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Sunday, August 25, 2019

Opinion

Kelly’s Korner: Learning how to be a Houstonian


Monday through Friday, we go to school and then to work before staggering home through traffic, only to fall asleep a mere few hours before having to be awoken by some ironic ringtone like “Wide Awake” by Katy Perry.

Not to mention the weekends that whizz by so quickly that one would think they were watching the timespan of a tween’s high school relationship. Exhaustion from the weekdays hits so hard that waking up earlier than noon almost sounds sacrilegious. By the time that we resurrect from the confines of our old friend, the Bed, so much of the day has been wasted that we sometimes fail to take advantage of the city we live in.

Many UH students treat Houston as the activity hub it is with visits to museum districts, theaters, bars, clubs, coffee shops, stores and parks. However, there is the portion of college students who believe Houston to simply be the place of their chosen struggle through the four to five years of college and who therefore spend their weekend indoors.

While seeing these two options, it is sometimes difficult to feel like a Houstonian while attending college.

In 2012, the Houston Chronicle posted an article titled “You know you’re a real Houstonian when…” followed by Twitter and Facebook users telling their inputs. Commenters included “You enjoy Houston’s four seasons: almost summer, summer, still summer and Christmas” and “You think wearing cowboy boots is acceptable business attire.”

In addition, a blog called “Movoto” posted an article in January called “29 Awesome Things to Do In Houston” that included going to The Chocolate Bar — which is delicious — and seeing the Mexican free-tailed bats that fly from Waugh Drive Bridge near Buffalo Bayou.

While these suggestions are all great, I would like to make some additions to these lists.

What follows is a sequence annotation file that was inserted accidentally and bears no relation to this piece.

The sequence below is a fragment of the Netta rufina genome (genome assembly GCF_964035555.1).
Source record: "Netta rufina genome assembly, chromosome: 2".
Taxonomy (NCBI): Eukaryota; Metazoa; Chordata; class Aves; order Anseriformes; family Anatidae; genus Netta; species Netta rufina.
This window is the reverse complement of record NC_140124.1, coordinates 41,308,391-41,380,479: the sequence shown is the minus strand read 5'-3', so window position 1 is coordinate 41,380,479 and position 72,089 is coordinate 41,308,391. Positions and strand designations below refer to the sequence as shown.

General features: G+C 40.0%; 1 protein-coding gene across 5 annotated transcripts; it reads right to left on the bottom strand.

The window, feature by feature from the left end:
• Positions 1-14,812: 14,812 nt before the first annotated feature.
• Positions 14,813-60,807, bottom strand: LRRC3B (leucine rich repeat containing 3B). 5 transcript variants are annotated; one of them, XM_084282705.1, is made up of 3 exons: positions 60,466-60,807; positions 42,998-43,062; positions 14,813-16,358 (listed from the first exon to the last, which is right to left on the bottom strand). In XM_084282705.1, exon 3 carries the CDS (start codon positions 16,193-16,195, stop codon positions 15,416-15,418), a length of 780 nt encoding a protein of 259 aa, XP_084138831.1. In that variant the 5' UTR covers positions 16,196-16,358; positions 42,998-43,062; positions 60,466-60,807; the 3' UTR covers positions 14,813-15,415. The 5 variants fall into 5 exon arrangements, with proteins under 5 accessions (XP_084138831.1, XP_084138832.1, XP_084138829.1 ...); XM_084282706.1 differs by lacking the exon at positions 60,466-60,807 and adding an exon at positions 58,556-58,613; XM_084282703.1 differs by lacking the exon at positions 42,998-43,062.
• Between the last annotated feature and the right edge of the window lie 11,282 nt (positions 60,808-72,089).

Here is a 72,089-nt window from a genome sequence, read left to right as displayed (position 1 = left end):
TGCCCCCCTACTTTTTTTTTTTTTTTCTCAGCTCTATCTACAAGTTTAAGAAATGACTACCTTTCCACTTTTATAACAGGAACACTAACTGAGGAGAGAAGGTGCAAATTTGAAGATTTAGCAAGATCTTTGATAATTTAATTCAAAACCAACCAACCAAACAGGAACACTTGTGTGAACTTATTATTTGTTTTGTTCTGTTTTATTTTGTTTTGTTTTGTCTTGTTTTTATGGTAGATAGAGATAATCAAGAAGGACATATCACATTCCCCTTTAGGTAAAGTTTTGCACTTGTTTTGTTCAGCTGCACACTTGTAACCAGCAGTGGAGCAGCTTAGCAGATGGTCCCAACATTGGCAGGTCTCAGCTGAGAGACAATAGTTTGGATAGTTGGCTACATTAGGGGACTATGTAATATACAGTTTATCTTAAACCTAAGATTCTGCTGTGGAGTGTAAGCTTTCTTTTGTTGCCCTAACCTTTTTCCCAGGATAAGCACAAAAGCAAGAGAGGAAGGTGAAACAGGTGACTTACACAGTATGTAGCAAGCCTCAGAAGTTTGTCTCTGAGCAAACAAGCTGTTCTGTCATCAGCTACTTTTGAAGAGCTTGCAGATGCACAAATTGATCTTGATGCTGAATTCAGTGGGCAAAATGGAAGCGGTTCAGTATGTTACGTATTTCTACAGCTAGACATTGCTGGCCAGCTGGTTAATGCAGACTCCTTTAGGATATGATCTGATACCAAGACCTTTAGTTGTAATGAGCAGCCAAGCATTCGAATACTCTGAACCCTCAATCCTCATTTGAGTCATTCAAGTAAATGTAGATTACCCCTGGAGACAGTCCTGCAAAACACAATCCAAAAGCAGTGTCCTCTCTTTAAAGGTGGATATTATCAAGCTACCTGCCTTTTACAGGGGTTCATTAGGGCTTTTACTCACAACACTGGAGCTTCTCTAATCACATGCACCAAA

Jamming to loud music while sitting in the middle of standstill traffic with the windows down. Sure, sitting in traffic bites — majorly. Especially when, after waiting for 30 minutes to pass an assumed wreck, you pass a car pulled onto the shoulder with its hazards on. Nonetheless, rolling down the windows, putting on loud music and rocking out can make it a little better. The drivers in the other cars will probably stare, but they’re just jealous of how much fun you’re having. While this isn’t typically a Houstonian thing to do, it will make the suffering hurt less.

Getting breakfast, brunch and/or brinner. Basically, breakfast food is fantastic all day long. Brunch is particularly delicious because it usually lasts until 3 p.m. on weekends. There are many great brunch places in Houston, some of which are native to Houston. Though Le Peep Restaurant is not an original Houston restaurant, it has delicious pecan-flavored coffee. It’ll make you want learn how to roast coffee beans, rob a squirrel of hard-earned loot and make it yourself – or you could always go to the store and buy pecan coffee, if you want to take the easy way out. Keep your eyes open for hole-in-the-wall cafes and food places. These often end up being the best ones.

Keeping your hand on the horn longer than socially acceptable. People from other cities may say that a simple honk is enough to let another disgruntled driver know you are angry with them, but that is just not true. The length of the honk should reflect the anger that you feel towards the other driver. If they try to move into your lane while you are in their blind spot, a soft honk to make them realize your presence is necessary. Although, if they cut you off with no use of a blinker before having the audacity to slam suddenly on their brakes, you have the right to honk the horn until you cease being angry.

Going to the Houston Zoo. Houston students get a discount. Hello, you get to see jungle animals.

Eating at restaurants whose names contain a specific dish. Going to places like The Cheesecake Factory and House of Pies is always a good idea. Especially when the specific food mentioned is dessert. However, I would not suggest going to a place if it were called The Hummus House or the Lima Bean Lair — those do not sound good.

Starting to measure distance by minutes, not miles. Houstonians do not say, “My GPS says the restaurant is only 3.2 miles away.” No, Houstonians recognize that — depending on the time of day — 3.2 miles does not take five minutes; it will take at least 15. Acceptance is the key to not letting this sad reality get you down.

Going to a live show, depending on favored hobby. There are so many live events in Houston. No matter whether you are a fan of sports, music, theater, art or poetry, there is a venue with live entertainment.

On top of that, there are so many other things that I want to do in Houston that I haven’t done yet, like visiting Moody Gardens, walking or running a Blacklight/Color Run, going to Discovery Green, singing badly at a karaoke bar, seeing the Art Car Parade and many other things.

If you have a favorite thing to do in Houston that you feel is a necessary experience for all Houstonians, leave a comment below.

Opinion columnist Kelly Schafler is a print journalism junior and may be reached at [email protected]

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